For a subject that is way too fluid to limit to a single year, consider trade. The nuclear energy aspect of trade has a special twist, the so-called 123 agreements. These are signed by State Department officials from two countries to allow trade in nuclear technologies. These date back to the original Atomic Energy Act of 1954 (123 is the section of the act dealing with these agreements) and root in the desire by the United States to tightly hold nuclear technology. That notion didn’t make it past the 50s, but 123 agreements remain useful to ensure that bad actors stay out of the nuclear business and that the rights of American companies are respected overseas. In general, these have not proven to be a large issue – a 123 agreement with Vietnam took force last year, for example. This year, agreements will be signed with China and South Korea. The latter should be noncontroversial, but the China agreement could be subject to greater scrutiny – but more because China is China than anything nuclear-related. A great many American vendors work with the Chinese nuclear industry, so it’s worth keeping an eye on it. 

Or consider another ongoing trade issue, the Export-Import bank. This depression-era entity became controversial to some members of Congress as a symbol of crony capitalism. Whatever the merits of that view, the bank has become such a factor in the global marketplace that virtually every first-world country has an equivalent entity. The existence of the U.S. Ex-Im Bank sends a message that America takes trade seriously, so it is equally important to companies that use the bank’s service and those that don’t.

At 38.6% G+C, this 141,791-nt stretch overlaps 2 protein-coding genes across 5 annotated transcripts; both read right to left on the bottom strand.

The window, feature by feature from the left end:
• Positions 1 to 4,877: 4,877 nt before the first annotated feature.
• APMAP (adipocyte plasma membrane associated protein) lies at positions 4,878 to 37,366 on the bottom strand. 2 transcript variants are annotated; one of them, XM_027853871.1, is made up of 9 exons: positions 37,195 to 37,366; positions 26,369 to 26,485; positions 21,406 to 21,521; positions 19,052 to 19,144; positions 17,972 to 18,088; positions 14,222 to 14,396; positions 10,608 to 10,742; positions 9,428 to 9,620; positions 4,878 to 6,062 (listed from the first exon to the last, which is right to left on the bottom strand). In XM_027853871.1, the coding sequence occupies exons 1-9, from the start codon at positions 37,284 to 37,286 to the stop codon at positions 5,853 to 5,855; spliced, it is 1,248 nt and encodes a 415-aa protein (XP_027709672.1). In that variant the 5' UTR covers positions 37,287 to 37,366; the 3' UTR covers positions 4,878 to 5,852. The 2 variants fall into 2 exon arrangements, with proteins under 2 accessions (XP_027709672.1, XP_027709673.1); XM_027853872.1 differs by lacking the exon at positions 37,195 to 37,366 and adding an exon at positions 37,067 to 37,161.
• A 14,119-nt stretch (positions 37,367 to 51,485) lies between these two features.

The Ex-Im Bank provides credit to both American and foreign companies that engage in trade. NEI took the nuclear angle on the drive to reauthorize the bank’s charter, but this obviously is not a nuclear-specific issue. Many commerce and manufacturing organizations share NEI’s view (cool infographic – collect the set!). In 2014, the bank was reauthorized, but only for a few months. It needs a reauthorization with a reasonable lending authority. This is a big issue, especially with so much nuclear activity happening around the world.

These are some of the key issues that define the nuclear scene as 2014 blends seamlessly into 2015, but there are plenty of others. For example, Congress will probably take a closer look at used nuclear fuel options in 2015 and has already announced that energy policy will be a large topic in the new session.

Tuesday, January 06, 2015

Blackhat, Nuclear Energy and Cyber Security